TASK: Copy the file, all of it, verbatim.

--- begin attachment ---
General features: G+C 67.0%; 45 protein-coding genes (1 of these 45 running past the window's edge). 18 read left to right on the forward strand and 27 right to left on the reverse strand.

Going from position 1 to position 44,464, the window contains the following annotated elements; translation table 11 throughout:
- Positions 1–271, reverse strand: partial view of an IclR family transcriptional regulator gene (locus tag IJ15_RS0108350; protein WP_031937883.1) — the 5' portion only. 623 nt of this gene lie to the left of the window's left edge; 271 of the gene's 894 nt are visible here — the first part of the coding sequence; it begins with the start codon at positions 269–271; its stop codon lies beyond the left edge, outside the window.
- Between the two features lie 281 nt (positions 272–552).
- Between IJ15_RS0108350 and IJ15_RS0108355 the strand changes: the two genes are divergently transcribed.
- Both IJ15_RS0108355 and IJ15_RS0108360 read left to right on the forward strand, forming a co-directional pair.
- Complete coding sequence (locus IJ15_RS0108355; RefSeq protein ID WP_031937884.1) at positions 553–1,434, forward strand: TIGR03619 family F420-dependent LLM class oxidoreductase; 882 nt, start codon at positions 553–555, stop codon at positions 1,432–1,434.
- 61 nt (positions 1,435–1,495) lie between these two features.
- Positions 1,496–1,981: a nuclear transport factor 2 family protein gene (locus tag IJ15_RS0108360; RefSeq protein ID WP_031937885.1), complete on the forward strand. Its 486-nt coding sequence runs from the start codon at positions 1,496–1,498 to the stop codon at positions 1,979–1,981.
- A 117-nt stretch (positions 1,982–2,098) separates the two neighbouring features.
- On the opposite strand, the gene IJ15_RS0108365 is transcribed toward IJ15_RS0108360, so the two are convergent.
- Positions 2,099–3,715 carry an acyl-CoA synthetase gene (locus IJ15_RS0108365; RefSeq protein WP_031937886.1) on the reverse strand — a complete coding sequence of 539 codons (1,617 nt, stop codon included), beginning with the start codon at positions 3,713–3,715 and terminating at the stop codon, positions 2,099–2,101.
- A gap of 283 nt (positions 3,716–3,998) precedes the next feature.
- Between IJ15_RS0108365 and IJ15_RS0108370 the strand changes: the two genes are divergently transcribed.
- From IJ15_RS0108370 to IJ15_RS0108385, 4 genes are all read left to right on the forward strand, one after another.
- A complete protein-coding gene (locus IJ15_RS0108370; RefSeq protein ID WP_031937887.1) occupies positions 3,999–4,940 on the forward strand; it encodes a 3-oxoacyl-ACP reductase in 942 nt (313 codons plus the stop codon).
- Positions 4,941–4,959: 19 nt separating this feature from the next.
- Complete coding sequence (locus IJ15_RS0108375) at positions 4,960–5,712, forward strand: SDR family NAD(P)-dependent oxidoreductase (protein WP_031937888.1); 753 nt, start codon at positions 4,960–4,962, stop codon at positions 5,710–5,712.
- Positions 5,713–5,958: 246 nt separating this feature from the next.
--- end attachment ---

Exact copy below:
General features: G+C 67.0%; 45 protein-coding genes (1 of these 45 running past the window's edge). 18 read left to right on the forward strand and 27 right to left on the reverse strand.

Going from position 1 to position 44,464, the window contains the following annotated elements; translation table 11 throughout:
- Positions 1–271, reverse strand: partial view of an IclR family transcriptional regulator gene (locus tag IJ15_RS0108350; protein WP_031937883.1) — the 5' portion only. 623 nt of this gene lie to the left of the window's left edge; 271 of the gene's 894 nt are visible here — the first part of the coding sequence; it begins with the start codon at positions 269–271; its stop codon lies beyond the left edge, outside the window.
- Between the two features lie 281 nt (positions 272–552).
- Between IJ15_RS0108350 and IJ15_RS0108355 the strand changes: the two genes are divergently transcribed.
- Both IJ15_RS0108355 and IJ15_RS0108360 read left to right on the forward strand, forming a co-directional pair.
- Complete coding sequence (locus IJ15_RS0108355; RefSeq protein ID WP_031937884.1) at positions 553–1,434, forward strand: TIGR03619 family F420-dependent LLM class oxidoreductase; 882 nt, start codon at positions 553–555, stop codon at positions 1,432–1,434.
- 61 nt (positions 1,435–1,495) lie between these two features.
- Positions 1,496–1,981: a nuclear transport factor 2 family protein gene (locus tag IJ15_RS0108360; RefSeq protein ID WP_031937885.1), complete on the forward strand. Its 486-nt coding sequence runs from the start codon at positions 1,496–1,498 to the stop codon at positions 1,979–1,981.
- A 117-nt stretch (positions 1,982–2,098) separates the two neighbouring features.
- On the opposite strand, the gene IJ15_RS0108365 is transcribed toward IJ15_RS0108360, so the two are convergent.
- Positions 2,099–3,715 carry an acyl-CoA synthetase gene (locus IJ15_RS0108365; RefSeq protein WP_031937886.1) on the reverse strand — a complete coding sequence of 539 codons (1,617 nt, stop codon included), beginning with the start codon at positions 3,713–3,715 and terminating at the stop codon, positions 2,099–2,101.
- A gap of 283 nt (positions 3,716–3,998) precedes the next feature.
- Between IJ15_RS0108365 and IJ15_RS0108370 the strand changes: the two genes are divergently transcribed.
- From IJ15_RS0108370 to IJ15_RS0108385, 4 genes are all read left to right on the forward strand, one after another.
- A complete protein-coding gene (locus IJ15_RS0108370; RefSeq protein ID WP_031937887.1) occupies positions 3,999–4,940 on the forward strand; it encodes a 3-oxoacyl-ACP reductase in 942 nt (313 codons plus the stop codon).
- Positions 4,941–4,959: 19 nt separating this feature from the next.
- Complete coding sequence (locus IJ15_RS0108375) at positions 4,960–5,712, forward strand: SDR family NAD(P)-dependent oxidoreductase (protein WP_031937888.1); 753 nt, start codon at positions 4,960–4,962, stop codon at positions 5,710–5,712.
- Positions 5,713–5,958: 246 nt separating this feature from the next.